Spicy Celeriac | Main | Seattle Foodbloggers

Main

About me

Cooking for Kids

Cookbooks

Recipe Search

2009
  January
2008
  November
  September
  June
  January
2007
  December
  November
  October
  September
  August
  June
  May
  April
  March
  February
  January
2006
  December
  November
  October
  September
  August
  July
  June
  May
  April
  March
  January
2005
  December
  November
  October
  July
  June
  May
  April
  March
  February
  January
2004
  December
  November
  October
  September
  August
  July
  June
  May

 Subscribe with Bloglines

Food Blogs
Food Related
Not Food
Subscribe in NewsGator Online



Add to Google
Scallops & Beets
Apr 11th, 2006

Okay, I'm ready to talk scallops. First of all, I must admit that up to this point scallops have not played a large part in my life. I can probably count on one hand the number of times I've eaten the mighty scallop, and I've never attempted to cook one at home. In fact I've not been very adventurous with seafood in general. Clams, mussels, oysters, crabs, lobsters, squid, and scallops (at least until last week) - these are all things I like but am scared to prepare myself. And none of them are high on the kids' list of 'things we really hope mommy makes for dinner.'

But I tend to experiment on myself a bit when I'm home alone with the kids. I can make them a quesadilla or some noodles and have time to mess around with things that no-one else wants to eat. So when I saw a prominent display of dry sea scallops at the market last week when Jim was out of town I decided to go for it.

Now here is where I admit to feeling quite stupid. Turns out scallops may be among the easiest things to cook, ever. Put scallop in hot pan, turn over. Finish with a pan sauce if you're feeling crazy. I have no idea why I had made it out to be such a big bad thing in my head, but I had. Whatever. I consulted my Mark Bittman book and cooked the scallops in minced garlic and ginger, removed them from the heat after about 5 minutes, and added soy, wine, and water to the pan to make a sauce. The scallops were returned to the pan to warm back up and soak up a bit of the sauce and that was that. They came out tender and silky, just barely cooked through.

So since I can't make a big production out of how to cook a scallop, I'll give you the recipe for the beets I served as a side. I decided to add the capers after reading Clotilde's post on Beet Soup with Walnut Anchovy Paste. I thought the aged cheese and briny capers might give a similar kick to the sweet, earthy beets as provided by the walnut anchovy paste, without having to deal with two scary seafood items in one night. And indeed, they proved to be an excellent foil to the smooth beets and crunchy peppers. I wish I'd had my camera, as this was a lovely meal, but alas Jim had spirited the digital off to Tucson with him. You'll just have to imagine the pearlescent scallops nestled against the shockingly purple and yellow salad. Probably best anyway, as given my camera skills anything I showed you would just be a color study in beige. Perhaps some things are better left to the imagination, or those who can take a good picture. I'll give you a thousand words instead.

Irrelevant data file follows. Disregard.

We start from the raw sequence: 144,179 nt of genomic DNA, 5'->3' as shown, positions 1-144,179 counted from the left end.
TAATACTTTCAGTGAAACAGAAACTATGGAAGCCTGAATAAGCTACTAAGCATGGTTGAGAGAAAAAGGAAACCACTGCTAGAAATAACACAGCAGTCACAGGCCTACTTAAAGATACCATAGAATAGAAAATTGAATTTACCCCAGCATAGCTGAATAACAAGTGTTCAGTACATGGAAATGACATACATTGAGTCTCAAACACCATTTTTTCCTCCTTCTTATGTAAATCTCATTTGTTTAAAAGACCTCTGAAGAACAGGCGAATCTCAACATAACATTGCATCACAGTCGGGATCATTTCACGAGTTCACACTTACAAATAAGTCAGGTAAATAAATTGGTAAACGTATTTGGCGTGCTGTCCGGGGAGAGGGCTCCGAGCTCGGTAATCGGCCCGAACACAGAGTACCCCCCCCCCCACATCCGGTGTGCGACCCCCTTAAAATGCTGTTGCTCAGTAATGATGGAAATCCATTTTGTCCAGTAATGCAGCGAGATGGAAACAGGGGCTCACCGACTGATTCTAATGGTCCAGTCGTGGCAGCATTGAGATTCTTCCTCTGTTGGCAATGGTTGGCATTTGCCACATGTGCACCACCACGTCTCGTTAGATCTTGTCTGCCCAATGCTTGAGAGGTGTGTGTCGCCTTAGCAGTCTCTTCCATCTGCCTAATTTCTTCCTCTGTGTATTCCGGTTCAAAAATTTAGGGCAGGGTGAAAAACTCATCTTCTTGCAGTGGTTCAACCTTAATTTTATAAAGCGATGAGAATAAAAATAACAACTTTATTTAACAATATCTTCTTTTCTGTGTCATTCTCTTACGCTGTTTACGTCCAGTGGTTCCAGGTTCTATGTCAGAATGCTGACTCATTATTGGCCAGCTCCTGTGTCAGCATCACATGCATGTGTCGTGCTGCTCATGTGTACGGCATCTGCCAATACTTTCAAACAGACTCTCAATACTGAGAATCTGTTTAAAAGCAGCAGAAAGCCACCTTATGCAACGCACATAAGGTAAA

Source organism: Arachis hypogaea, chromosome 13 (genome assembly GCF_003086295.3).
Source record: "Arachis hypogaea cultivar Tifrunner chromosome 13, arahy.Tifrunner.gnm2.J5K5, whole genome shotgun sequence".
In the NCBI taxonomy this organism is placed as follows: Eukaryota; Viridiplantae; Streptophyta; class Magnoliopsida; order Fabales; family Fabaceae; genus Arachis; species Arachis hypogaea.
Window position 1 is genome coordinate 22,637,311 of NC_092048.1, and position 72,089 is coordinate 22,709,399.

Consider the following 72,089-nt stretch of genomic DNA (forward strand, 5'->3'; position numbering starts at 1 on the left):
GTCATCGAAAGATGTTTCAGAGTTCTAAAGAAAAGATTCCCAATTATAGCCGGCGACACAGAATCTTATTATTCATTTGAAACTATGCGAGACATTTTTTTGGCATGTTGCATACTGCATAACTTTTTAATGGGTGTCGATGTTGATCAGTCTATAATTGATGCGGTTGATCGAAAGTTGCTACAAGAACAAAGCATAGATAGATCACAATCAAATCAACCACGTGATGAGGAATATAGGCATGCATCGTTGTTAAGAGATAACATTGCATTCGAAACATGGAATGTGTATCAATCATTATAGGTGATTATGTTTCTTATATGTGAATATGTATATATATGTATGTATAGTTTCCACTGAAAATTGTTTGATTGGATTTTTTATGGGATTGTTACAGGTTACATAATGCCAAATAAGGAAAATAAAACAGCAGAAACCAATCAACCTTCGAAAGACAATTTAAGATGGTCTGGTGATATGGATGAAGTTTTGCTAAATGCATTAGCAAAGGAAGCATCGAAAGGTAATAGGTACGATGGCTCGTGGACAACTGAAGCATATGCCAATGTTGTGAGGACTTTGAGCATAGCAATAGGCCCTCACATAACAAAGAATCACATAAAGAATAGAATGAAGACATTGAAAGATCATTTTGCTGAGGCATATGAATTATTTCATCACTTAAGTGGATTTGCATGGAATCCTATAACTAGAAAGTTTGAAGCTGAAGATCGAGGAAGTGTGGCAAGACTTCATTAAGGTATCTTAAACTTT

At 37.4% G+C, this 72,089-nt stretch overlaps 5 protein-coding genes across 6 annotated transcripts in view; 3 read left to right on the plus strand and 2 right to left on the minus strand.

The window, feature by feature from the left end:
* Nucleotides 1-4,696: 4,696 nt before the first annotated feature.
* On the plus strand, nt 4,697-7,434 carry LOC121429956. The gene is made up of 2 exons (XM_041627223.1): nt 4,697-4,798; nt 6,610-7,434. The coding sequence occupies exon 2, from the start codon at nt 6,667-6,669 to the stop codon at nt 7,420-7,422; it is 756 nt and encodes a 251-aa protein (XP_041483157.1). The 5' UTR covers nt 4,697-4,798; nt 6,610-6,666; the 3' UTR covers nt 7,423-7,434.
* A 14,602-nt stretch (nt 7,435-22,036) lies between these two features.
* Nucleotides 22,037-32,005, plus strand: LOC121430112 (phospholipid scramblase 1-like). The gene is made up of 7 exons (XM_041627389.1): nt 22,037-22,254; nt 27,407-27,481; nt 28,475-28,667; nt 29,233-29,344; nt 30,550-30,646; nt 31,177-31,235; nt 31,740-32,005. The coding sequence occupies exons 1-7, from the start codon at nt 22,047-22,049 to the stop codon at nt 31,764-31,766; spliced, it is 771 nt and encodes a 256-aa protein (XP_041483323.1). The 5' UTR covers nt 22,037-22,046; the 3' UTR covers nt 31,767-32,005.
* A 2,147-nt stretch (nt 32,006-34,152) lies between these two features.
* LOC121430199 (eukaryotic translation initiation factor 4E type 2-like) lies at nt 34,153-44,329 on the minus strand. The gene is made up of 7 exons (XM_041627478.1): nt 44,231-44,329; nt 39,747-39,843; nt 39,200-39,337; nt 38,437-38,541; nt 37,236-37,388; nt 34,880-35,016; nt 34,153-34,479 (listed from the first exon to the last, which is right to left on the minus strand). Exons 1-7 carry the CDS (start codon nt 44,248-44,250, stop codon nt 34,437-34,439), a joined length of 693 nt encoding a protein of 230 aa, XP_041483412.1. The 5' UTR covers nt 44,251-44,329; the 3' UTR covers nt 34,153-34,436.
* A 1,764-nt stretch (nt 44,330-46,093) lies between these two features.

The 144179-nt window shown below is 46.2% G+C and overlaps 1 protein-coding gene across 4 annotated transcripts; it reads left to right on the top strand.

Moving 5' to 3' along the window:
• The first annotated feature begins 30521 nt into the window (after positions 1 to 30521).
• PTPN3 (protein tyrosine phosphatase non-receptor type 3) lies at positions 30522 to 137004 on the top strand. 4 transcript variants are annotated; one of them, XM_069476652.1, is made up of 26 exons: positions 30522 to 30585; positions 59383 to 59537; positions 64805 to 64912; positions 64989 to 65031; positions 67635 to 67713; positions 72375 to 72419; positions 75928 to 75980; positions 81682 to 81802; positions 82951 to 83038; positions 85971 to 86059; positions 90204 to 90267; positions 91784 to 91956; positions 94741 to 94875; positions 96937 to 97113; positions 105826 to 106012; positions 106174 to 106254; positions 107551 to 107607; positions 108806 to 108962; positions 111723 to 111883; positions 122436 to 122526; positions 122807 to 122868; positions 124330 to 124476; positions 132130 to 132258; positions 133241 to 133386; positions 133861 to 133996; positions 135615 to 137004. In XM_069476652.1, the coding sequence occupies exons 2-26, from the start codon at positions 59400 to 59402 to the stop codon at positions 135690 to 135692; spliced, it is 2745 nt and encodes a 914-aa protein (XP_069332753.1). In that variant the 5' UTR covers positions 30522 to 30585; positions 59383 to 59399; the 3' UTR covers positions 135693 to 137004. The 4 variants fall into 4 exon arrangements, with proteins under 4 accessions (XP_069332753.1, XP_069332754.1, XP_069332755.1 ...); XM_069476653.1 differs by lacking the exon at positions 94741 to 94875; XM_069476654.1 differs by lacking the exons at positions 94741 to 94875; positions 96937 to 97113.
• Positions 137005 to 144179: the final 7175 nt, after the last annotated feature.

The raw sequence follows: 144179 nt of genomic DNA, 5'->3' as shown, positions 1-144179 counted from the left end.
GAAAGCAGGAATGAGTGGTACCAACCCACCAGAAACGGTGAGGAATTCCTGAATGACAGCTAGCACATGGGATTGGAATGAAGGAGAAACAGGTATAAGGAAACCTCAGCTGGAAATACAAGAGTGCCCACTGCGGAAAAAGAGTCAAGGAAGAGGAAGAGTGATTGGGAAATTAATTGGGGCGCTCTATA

Roasted Beet & Yellow Pepper Salad with Capers

3 beets
1 yellow pepper
2 scallions, chopped
1/2 cup basil, chopped
2 tbsp capers, drained
1/4 cup parmigiano reggiano, grated

Dressing
walnut oil
grainy mustard
lemon juice
white wine vinegar (or your favorite vinegar)
salt and pepper


Roast the beets: chop off the greens about an inch above the top of the beet. Prepare two layers of tin foil to create a packet around the beets. Place the beets inside with a generous sprinkling of olive oil. Seal and roast in a hot oven (400 or so) for about an hour. I generally do this as I'm cooking dinner the day before I plan to use the beets, then I just chuck 'em in the fridge still in the foil packet and skin them the next day. Anyway, when the beets are cool enough to handle, slip off their skins and tops.

Chop the beets and yellow pepper into 1 inch pieces and place in a large bowl. Add the chopped scallions, basil, and capers.

Mix the dressing ingredients, adjusting quantities to taste, pour over the salad. Stir to combine and sprinkle the cheese on top.

-Kymm
Print Recipe

Comments

I am going to make this today, I love beets and can find some good already fresh roasted at the store...

-posted by meredith on Apr 13th, 2006
My favorite way to make scallops at home is to poach them for five minutes in white wine & vegetable stock, toss with pasta, & cover with saffron cream sauce. Yummy & takes all of 20 minutes to prepare.

-posted by Heidi on Apr 13th, 2006
Meredith - wonderful, do tell me how it turns out.

Heidi - tell me more about this saffron cream sauce. Somehow I have a feeling anything would taste good blanketed in something like that!

-posted by Kymm on Apr 13th, 2006
This sounds super fantastic. Beets and scallops are two of my very favorite foods. I can't believe I've never enjoyed them together!

-posted by Martha on Apr 18th, 2006
Martha - I think a lot of people have an aversion to beets, and scallops are scary to some as well. Maybe scallops and beets aren't served together often because there's a good chance tasters might not like at least one of the main ingredients. That's the joy of cooking for yourself! You can satisfy your own quirky palate.

-posted by Kymm on Apr 21st, 2006
© 2006, Kimberly Cooperrider | kymmco@excite.com